Cross-country areas and tracks

Pursuant to the traffic rules for all-terrain vehicles, the all-terrain vehicles may be driven or parked off-road only with the permission of the land owner. Therefore, RMK has presently opened 3 cross-country areas in the Harju County that have been specially marked in the nature and are open for all sports enthusiasts who can drive there with different vehicles:
  • Aru cross-country area
  • Mustjõe cross-country area
  • Padise cross-country track

By directing the enthusiasts to specific cross-country areas we will reduce damages to vegetation and soil and ensure better traffic safety. All cross-country areas are situated on less valuable areas in terms of forest management and based on previous inspection there are no assets which have value in terms of nature conservation. We are convinced that such special areas are needed and this is also one possible way how to use forests recreationally.

Cross-country facilities have been conditionally divided in two: cross-country areas and cross-country tracks. The difference between the two of them lies in the fact that a cross-country area is delineated by a circular boundary inside of which it is allowed to drive everywhere. However, a cross-country track is a marked track in a specific direction.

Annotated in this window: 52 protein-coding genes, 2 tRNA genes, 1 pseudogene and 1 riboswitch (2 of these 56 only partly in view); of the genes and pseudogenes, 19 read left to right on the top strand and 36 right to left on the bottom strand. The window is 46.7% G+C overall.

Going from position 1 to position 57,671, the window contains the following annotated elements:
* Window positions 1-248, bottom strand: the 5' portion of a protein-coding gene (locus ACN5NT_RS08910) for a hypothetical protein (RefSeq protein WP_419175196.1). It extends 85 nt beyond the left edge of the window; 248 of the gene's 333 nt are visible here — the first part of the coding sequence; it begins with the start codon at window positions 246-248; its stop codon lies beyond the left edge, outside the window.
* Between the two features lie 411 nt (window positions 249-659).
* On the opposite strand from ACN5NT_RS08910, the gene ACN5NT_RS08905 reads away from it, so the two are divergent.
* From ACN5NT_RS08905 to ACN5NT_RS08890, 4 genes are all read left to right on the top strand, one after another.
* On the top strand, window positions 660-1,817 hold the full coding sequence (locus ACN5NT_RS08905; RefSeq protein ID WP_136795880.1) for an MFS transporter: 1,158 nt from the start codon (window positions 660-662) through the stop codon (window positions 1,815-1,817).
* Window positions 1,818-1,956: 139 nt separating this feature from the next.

Pursuant to § 3 of the traffic rules for all-terrain vehicles, the driver while driving off-road, has to comply with several environmental protection requirements. The driver shall not:

  • damage the environment with excessive noise, dust or exhaust gases produced by the engine or other devices of vehicles if it is possible to avoid such damage;
  • wash  all-terrain vehicles in bodies of water or on the shore closer than 10 metres to the shore-line;
  • contaminate the environment with fuel or lubricants or change the oil of a power-driven vehicle in a place which is not designated therefore;
  • damage, pollute or otherwise contaminate areas used for traffic;
  • use all-terrain vehicles with a leak which contaminates the environment.

The Law of Obligations Act prescribes that if damage is caused resulting from danger characteristic to a thing constituting a major source of danger or from an extremely dangerous activity, the person who manages the source of danger shall be liable for causing of damage regardless of the person's culpability.

Driving in the nature is regulated by the Nature Conservation Act, the Traffic Act and the traffic rules for all-terrain vehicles.

Additional information can be found on the Ministry of the Environment homepage.

In the event of environmental damage caused by excessive use of a cross-country area or a danger thereof, RMK shall have the right to impose restrictions or prohibit the activity without advance notice.